PACE Directors Publish Research
SALISBURY, MD---Since its founding in 1999, Salisbury University’s Institute for Public Affairs and Civic Engagement (PACE) has taught students about the benefits and rewards of public service.
In recent years, the center has worked to spread that spirit of civic engagement campuswide by supporting faculty efforts. Its current co-directors, Drs. Alexander Pope and Sarah Surak, recently shared their experiences in this area, co-authoring a chapter in the American Political Science Association book Teaching Civic Engagement Across the Disciplines.
With Drs. Christopher Jensen and Alison Rios Millett McCartney of Towson University, Pope and Surak wrote “Teaching Faculty to Teach Civic Engagement: Interdisciplinary Models to Facilitate Pedagogical Success.” The chapter details efforts at both institutions to encourage the incorporation of civic engagement in course offerings through faculty development.
Faculty participating in SU’s “Civic Engagement Across the Curriculum” program are provided with physical space and resources over 10 weeks, guided by PACE staff, to allow them to determine how they can best incorporate the concept in their classes. At the end of the program, faculty are expected to submit a revised syllabus and course assignment proposal.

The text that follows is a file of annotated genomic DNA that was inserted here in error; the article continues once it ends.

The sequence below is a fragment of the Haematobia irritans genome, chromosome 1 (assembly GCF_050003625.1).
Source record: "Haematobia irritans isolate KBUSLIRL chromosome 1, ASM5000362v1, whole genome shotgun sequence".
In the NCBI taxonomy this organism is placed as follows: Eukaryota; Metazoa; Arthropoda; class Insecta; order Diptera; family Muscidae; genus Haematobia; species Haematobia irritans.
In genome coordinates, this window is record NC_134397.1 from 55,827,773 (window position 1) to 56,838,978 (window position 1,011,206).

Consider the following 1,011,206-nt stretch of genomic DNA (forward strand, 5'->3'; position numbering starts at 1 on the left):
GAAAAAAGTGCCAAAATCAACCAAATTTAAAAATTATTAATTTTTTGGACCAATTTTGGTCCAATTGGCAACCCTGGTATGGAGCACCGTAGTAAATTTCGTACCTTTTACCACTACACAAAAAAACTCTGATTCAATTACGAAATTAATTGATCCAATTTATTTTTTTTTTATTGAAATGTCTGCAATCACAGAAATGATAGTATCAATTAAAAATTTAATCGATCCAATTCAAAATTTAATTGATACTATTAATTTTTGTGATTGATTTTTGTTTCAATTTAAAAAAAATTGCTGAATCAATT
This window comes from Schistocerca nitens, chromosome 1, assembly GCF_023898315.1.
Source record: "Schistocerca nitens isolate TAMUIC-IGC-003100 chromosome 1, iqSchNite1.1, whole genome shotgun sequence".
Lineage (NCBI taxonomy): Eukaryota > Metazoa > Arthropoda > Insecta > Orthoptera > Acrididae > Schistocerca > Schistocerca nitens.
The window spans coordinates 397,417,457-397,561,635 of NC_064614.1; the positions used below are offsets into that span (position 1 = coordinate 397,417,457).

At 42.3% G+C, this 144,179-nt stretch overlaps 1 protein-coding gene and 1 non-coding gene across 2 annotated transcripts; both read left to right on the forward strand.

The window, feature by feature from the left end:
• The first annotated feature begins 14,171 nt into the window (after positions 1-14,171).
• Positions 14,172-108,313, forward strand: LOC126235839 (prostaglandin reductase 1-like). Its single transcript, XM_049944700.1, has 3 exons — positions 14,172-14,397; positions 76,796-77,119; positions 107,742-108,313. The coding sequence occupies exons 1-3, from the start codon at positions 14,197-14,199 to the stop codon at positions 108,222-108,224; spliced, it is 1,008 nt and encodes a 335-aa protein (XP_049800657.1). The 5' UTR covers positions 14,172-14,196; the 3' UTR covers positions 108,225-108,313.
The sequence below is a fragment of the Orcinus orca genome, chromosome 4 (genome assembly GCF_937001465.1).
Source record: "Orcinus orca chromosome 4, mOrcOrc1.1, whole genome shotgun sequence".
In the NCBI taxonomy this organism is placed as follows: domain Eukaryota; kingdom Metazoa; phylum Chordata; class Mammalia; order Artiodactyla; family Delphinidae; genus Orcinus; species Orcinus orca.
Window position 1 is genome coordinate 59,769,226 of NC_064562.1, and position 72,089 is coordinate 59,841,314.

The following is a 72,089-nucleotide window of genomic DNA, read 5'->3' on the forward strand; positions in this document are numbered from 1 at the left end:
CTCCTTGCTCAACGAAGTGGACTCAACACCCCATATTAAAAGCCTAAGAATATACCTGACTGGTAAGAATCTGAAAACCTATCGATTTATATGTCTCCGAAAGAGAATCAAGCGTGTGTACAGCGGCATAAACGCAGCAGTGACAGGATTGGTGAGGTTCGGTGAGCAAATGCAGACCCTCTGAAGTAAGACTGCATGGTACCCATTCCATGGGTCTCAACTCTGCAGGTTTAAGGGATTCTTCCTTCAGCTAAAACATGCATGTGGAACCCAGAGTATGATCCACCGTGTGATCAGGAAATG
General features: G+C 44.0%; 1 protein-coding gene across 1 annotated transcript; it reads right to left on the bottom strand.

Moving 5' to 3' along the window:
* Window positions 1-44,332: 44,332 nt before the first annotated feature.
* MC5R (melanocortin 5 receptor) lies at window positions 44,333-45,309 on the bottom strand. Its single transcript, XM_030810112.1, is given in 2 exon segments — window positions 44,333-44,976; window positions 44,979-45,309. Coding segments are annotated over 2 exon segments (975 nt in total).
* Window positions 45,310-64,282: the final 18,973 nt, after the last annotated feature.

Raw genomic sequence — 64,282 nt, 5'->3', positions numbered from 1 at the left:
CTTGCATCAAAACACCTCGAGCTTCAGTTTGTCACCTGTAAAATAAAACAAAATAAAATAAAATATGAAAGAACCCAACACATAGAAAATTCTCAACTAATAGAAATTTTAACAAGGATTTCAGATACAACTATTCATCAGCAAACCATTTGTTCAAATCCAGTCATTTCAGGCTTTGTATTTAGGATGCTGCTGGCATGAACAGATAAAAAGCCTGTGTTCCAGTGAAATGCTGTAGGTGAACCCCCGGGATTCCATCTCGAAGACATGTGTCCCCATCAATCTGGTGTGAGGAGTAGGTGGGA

Those who complete the program receive a $500 stipend to support research, conference travel or civic engagement activities within their courses. More than 20 faculty have participated in the past four years.
The Towson authors reviewed SU’s program for the article, while PACE’s directors reviewed Towson’s Service-Learning Faculty Fellows program, which provides similar training opportunities.
They concluded that both could be used as models for universities seeking to develop their own programs as long as certain elements remained in place. These include resources; administration buy-in; a permanent, staffed civic engagement office; structured, face-to-face training; and clear connections between pedagogy and related activities, promotion, tenure, merit, workload criteria and rewards as part of the university’s overall goals.
“Fostering civic engagement should be a key goal of higher education in all disciplines across the United States,” they said. “Faculty should be encouraged to continue to develop their instructional practices to help students apply what they learn and become effective citizens.
“Toward this end, universities should establish stronger programs and practices that both support faculty development and reward faculty effort. We hope to see more of these efforts in the future.”
The full book is available online at http://web.apsanet.org/teachingcivicengagement/wp-content/uploads/sites/9/2016/10/Teaching-Civic-Engagement-Across-the-Disciplines_opt.pdf.
For more information call 410-543-6030 or visit the PACE website at www.salisbury.edu/pace.